At the Stone Age site of Vasagard in Denmark, archaeologists have discovered 300 intricately carved sunstones, and these rocks have long intrigued archaeologists ever since they initially found the first of these mysterious artifacts. Vasagard can be found on the island of Bornholm just south of Sweden in the Baltic Sea and was inhabited in Neolithic times from approximately 3,500 to 2,700 BC.
The first sunstone to be recovered was found in 1995 in the neighboring settlement of Rispebjerk and these 5,000-year-old rocks have carvings on them that resemble various pictures like waving fields of grain and spiderwebs. Yet whatever their design, they all appear to have lines that gently edge out from their center, much like the rays of the sun.
The Stone Age sunstones in Denmark are also generally quite small and their shape is reported by archaeologists to be similar to that of a disc, and it is surmised from their extremely worn look that they were probably handled frequently and may even have been placed inside the pockets of clothing belonging to their previous owners, as Bornholm Museum’s Finn Ole Sonne Nielsen explained.
“Many of the stones are very worn, so it looks as though someone has walked around with them in their pocket.”
Archaeologists note that the various entrances to Vasagard match up perfectly with the sun during the time of each solstice, and this alignment has led them to theorize that the site may have been used in much the same way as Stonehenge was, according to ScienceAlert. But does this mean that the sunstones found in this area would have been used exclusively for this purpose?
As Lars Larsson from the University of Lund attests, it would be virtually impossible at this point in time to pinpoint their exact use.
“That is the million-dollar question. It is impossible to know precisely what they were used for.”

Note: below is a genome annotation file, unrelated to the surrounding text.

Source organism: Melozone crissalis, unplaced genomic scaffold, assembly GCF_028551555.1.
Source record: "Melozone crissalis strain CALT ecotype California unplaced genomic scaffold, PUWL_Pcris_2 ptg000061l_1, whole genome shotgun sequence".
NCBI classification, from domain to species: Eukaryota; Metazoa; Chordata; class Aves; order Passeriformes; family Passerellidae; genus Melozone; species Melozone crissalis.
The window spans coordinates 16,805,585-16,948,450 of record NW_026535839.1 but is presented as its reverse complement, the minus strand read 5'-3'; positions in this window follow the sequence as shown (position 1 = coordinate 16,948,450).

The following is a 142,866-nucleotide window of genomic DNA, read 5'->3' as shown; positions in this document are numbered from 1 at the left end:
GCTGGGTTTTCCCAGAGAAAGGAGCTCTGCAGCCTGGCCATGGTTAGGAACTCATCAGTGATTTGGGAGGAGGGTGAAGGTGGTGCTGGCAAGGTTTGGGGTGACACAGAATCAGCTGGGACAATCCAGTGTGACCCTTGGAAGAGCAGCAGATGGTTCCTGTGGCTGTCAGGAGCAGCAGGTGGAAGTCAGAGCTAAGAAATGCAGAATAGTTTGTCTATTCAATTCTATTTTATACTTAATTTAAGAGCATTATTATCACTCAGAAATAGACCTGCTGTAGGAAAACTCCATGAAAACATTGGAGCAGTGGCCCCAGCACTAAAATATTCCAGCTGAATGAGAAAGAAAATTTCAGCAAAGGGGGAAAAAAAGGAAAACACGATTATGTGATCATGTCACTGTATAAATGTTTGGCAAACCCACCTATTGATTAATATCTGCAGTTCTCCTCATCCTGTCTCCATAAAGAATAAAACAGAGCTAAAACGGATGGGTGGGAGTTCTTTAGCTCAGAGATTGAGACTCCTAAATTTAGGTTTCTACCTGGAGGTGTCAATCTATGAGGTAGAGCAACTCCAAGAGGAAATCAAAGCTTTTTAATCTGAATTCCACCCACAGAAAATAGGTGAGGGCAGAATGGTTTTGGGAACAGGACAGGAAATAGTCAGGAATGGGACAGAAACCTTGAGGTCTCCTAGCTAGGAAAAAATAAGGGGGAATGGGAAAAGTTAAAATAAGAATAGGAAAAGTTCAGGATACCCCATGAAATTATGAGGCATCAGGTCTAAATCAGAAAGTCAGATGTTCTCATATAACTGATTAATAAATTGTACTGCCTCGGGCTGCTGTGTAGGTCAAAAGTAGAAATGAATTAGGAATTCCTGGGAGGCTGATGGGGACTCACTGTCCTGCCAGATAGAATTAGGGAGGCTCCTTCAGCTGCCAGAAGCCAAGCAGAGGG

However, there are some clues that might help archaeologists to determine what some of their uses may have been. For instance, some of the Stone Age sunstones were found to have been burned and broken, leading researchers to speculate that this indicates they may have been used for some sort of funerary ceremonies. As so many of these sunstones also happen to have been found inside of old ditches which acted as burial mounds, this hypothesis certainly has its merits.
On the other hand, these sunstones could also have been used as a form of currency in which Neolithic people would have used the rocks to gain access to the special temple at Vasagard. Alternatively, the sunstones may look worn because they were once used as a sort of personal protective charm. There has even been speculation that these little rocks were constructed as rudimentary maps.
Most archaeologists are of the opinion that these sunstones were probably used for a variety of purposes, one of which may have included a magic ritual conducted in exchange for the promise of a successful future harvest, as the National Museum of Denmark’s Flemming Paul suggested.
“I imagine that at a certain time of the year you had some magic rituals where you held a sun stone and let them pass over the stones, which by all accounts depict fields. The new stone opens up an entirely different understanding of the Stone Age worship of deities.”
With so many different theories about the uses of these Stone Age sunstones in Vasagard in Denmark and elsewhere, archaeologists are still busy trying to unravel the mystery of these ancient rocks and the meaning they would have once had in Neolithic society.